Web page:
Al Foul, The Knockout Pills, Al Perry & Chango Malo

Club Congress, Friday, March 19

Right smack in the middle of the club at Hotel Congress is a big ol' pillar that holds up many a bed and bath of the upstairs hotel. It used to be that if you got stuck behind that pillar during a show, at least one member of the band would be out of your visual field. Those days of segmented band-watching are over, for the folks at Congress have ripped out the old stage (which used to fill a corner of the club), ripped out a wall and moved the stage to the easternmost side of the club. Now the viewing space is bigger, the stage is shinier and higher, and that pole no longer screws up the sight line.

Last Friday night, locals Al Foul, the Knockout Pills, Al Perry and Chango Malo took the new stage for a test drive. Al Foul warmed up the show with his mean rockabilly guitar while his feet banged out the drum beats on a snare turned sideways and a cymbal.

Then the Knockout Pills wrenched the stage out from under the calmer opening act and beat the living hell out of everyone's eardrums. All of the members of the Knockout Pills have been doing the punk rock-thing in Tucson for years; the band's comprised of former members of the Weird Lovemakers, Los Federales, and the Resonars. The Knockout Pills combine the best parts of all those bands; fast, catchy, loud and fun with a crispy, sun-baked bite--you could fry an egg on these guys. The Pills just received word that Estrus records, which counts The Drag, Man or Astroman?, the Mooney Suzuki and the Cherry Valance among their roster, will be putting out their next record.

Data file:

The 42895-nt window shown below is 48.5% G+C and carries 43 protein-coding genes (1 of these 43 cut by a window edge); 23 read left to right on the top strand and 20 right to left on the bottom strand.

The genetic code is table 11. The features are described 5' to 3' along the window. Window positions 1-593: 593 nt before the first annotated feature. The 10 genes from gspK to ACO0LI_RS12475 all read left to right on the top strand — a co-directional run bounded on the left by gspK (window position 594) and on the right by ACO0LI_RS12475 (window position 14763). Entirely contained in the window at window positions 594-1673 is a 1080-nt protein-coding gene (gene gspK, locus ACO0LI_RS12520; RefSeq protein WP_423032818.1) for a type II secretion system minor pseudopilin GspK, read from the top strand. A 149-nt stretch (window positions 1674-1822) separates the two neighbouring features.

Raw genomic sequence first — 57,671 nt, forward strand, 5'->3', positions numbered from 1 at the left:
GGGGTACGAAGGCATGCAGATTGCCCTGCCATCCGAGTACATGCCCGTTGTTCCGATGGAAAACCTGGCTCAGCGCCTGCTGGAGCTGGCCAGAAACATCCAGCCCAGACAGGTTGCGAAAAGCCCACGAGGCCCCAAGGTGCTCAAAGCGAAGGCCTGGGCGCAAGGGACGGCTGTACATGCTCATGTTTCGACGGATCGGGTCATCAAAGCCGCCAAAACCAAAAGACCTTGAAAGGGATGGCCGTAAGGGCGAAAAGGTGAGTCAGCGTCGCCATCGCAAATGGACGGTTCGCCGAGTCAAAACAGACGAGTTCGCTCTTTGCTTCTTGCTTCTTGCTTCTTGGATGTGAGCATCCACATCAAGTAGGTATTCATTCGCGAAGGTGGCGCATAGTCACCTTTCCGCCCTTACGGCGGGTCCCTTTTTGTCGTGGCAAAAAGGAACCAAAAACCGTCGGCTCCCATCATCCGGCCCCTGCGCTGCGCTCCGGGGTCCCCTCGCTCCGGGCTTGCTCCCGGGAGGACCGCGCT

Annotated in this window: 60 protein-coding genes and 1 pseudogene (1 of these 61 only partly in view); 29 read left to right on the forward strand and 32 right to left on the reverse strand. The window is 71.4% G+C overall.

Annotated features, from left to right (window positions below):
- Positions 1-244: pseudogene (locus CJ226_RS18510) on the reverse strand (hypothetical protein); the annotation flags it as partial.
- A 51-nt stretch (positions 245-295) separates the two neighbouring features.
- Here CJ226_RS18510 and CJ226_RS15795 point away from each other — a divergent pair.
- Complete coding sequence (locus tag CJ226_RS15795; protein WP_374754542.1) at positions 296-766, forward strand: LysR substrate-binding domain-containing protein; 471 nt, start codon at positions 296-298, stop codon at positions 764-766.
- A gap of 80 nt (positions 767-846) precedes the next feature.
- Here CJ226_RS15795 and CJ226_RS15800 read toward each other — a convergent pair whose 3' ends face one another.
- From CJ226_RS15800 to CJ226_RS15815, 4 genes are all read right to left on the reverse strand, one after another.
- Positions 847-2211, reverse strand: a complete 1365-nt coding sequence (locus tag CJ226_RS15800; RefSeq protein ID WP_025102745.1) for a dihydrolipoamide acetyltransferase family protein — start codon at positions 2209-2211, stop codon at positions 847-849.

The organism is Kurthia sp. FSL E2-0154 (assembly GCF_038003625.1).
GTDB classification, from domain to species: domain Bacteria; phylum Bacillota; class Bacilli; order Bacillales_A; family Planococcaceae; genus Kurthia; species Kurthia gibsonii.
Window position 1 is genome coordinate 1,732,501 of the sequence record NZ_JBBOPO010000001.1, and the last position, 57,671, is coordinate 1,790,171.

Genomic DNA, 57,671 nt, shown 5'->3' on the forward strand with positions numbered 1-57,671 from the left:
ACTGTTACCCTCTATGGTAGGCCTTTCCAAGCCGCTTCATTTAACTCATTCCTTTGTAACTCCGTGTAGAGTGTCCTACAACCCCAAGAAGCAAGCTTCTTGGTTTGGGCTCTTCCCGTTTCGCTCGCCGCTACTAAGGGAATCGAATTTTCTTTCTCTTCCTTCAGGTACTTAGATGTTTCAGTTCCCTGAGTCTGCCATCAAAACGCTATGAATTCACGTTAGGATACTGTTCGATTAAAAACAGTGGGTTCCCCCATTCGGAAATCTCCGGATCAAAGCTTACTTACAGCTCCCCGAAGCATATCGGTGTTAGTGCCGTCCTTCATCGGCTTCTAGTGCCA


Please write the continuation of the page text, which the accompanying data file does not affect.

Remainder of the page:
Al Perry and his band calmed things down a bit with their country-fried rock, and the show ended with Chango Malo, who took to the new stage like gun dogs to dead ducks. Chango Malo may not be the most melodic or remarkable band to combine saxophone with metal-esque guitars, but their live show eclipses all that, what with lead singer Quin Davis' expert wielding of a megaphone and Justin Lillie (bass) and Ian Philabaum (guitar) flailing around as if they'd been recently released from a straightjacket.

It's a good thing Congress finally got around to building a new stage strong enough to support bands like the Knockout Pills and Chango Malo. And it's damn nice to be able to see everyone without a big ugly pillar in the way.

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More by Annie Holub


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